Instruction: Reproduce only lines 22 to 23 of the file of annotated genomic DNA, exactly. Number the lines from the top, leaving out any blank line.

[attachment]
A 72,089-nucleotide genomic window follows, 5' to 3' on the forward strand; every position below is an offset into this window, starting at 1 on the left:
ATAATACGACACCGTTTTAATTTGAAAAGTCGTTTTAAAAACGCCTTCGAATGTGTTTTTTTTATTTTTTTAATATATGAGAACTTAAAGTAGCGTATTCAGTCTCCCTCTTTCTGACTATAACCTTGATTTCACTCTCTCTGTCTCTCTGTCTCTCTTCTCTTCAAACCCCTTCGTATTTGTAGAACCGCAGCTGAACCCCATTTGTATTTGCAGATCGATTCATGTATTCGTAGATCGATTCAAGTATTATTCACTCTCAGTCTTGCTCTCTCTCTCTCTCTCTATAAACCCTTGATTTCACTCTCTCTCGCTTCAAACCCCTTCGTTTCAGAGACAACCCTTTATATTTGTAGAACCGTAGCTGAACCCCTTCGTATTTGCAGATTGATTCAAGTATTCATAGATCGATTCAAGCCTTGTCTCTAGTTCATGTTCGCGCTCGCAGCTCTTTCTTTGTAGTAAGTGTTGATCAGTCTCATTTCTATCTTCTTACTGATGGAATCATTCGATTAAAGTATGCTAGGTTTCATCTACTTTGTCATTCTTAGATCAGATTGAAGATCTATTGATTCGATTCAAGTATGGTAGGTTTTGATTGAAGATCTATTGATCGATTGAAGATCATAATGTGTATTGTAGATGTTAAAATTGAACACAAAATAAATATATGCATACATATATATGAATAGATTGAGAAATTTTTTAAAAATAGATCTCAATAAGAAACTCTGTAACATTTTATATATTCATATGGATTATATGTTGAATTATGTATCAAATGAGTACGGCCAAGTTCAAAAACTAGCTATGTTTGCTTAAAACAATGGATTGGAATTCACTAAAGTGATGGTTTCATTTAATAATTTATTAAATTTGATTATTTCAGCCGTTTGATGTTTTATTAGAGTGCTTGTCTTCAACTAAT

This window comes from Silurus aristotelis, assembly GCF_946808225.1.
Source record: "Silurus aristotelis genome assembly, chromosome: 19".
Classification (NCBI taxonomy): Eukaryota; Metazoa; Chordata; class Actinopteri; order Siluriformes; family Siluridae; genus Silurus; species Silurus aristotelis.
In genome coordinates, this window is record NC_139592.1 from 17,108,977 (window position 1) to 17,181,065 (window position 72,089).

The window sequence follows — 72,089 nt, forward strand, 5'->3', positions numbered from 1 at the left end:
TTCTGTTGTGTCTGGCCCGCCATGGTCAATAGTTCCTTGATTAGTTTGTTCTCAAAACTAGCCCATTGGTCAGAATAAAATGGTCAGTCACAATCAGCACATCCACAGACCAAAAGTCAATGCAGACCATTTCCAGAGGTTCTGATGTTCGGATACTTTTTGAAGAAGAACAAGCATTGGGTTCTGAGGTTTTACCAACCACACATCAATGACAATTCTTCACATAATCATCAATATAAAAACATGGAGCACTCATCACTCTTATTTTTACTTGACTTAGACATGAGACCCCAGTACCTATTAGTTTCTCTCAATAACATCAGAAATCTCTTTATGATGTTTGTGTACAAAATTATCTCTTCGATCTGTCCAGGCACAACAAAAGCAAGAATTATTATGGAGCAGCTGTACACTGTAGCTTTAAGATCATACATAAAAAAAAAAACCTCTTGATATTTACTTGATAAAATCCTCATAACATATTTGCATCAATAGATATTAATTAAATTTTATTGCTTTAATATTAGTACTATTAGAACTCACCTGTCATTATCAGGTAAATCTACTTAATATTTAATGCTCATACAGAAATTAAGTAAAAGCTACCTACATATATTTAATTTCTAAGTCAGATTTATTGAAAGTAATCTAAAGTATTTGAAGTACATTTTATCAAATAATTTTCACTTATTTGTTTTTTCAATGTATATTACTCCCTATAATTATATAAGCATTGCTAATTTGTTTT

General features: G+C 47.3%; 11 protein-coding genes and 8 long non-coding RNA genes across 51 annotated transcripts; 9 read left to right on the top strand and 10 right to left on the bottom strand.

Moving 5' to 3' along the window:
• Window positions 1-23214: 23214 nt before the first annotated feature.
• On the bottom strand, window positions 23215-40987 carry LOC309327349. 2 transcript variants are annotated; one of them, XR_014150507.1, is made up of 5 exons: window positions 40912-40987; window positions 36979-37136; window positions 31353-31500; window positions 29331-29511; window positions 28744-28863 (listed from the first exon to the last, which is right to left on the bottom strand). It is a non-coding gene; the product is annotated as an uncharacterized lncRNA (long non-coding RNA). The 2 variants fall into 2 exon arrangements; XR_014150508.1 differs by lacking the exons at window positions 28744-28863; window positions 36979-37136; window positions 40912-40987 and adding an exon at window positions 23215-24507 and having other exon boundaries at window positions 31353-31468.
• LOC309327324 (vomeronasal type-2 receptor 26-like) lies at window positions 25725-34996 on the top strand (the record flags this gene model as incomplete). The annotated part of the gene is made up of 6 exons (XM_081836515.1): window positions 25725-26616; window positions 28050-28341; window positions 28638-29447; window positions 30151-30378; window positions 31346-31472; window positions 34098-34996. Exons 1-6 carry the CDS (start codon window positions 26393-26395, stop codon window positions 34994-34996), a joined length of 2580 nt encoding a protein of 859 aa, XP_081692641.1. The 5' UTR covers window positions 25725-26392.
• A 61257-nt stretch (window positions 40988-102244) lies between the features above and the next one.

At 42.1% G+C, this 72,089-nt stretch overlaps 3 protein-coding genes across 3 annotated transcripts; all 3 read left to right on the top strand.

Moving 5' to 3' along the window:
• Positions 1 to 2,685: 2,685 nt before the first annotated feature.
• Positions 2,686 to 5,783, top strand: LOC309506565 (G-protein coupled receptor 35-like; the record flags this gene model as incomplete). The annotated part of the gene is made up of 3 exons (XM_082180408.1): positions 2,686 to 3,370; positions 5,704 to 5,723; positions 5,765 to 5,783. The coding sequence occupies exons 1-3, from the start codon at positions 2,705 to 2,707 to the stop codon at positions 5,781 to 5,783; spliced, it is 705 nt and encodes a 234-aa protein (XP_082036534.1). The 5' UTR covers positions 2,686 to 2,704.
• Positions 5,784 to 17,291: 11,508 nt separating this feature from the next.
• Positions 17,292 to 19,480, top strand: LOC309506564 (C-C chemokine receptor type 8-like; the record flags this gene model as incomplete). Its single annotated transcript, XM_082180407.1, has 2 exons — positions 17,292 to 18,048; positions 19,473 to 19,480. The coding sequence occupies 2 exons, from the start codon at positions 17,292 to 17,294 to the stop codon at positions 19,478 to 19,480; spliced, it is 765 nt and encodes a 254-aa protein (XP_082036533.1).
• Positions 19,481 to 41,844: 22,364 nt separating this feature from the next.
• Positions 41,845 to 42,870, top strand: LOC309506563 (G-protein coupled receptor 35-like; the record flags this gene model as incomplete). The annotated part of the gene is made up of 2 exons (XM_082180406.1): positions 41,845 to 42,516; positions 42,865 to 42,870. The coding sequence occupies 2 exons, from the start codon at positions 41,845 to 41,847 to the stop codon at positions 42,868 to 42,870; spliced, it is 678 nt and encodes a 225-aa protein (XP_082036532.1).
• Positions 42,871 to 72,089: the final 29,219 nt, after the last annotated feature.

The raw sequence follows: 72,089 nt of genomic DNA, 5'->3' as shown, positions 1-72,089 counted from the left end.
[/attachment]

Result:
• Positions 41,845 to 42,870, top strand: LOC309506563 (G-protein coupled receptor 35-like; the record flags this gene model as incomplete). The annotated part of the gene is made up of 2 exons (XM_082180406.1): positions 41,845 to 42,516; positions 42,865 to 42,870. The coding sequence occupies 2 exons, from the start codon at positions 41,845 to 41,847 to the stop codon at positions 42,868 to 42,870; spliced, it is 678 nt and encodes a 225-aa protein (XP_082036532.1).
• Positions 42,871 to 72,089: the final 29,219 nt, after the last annotated feature.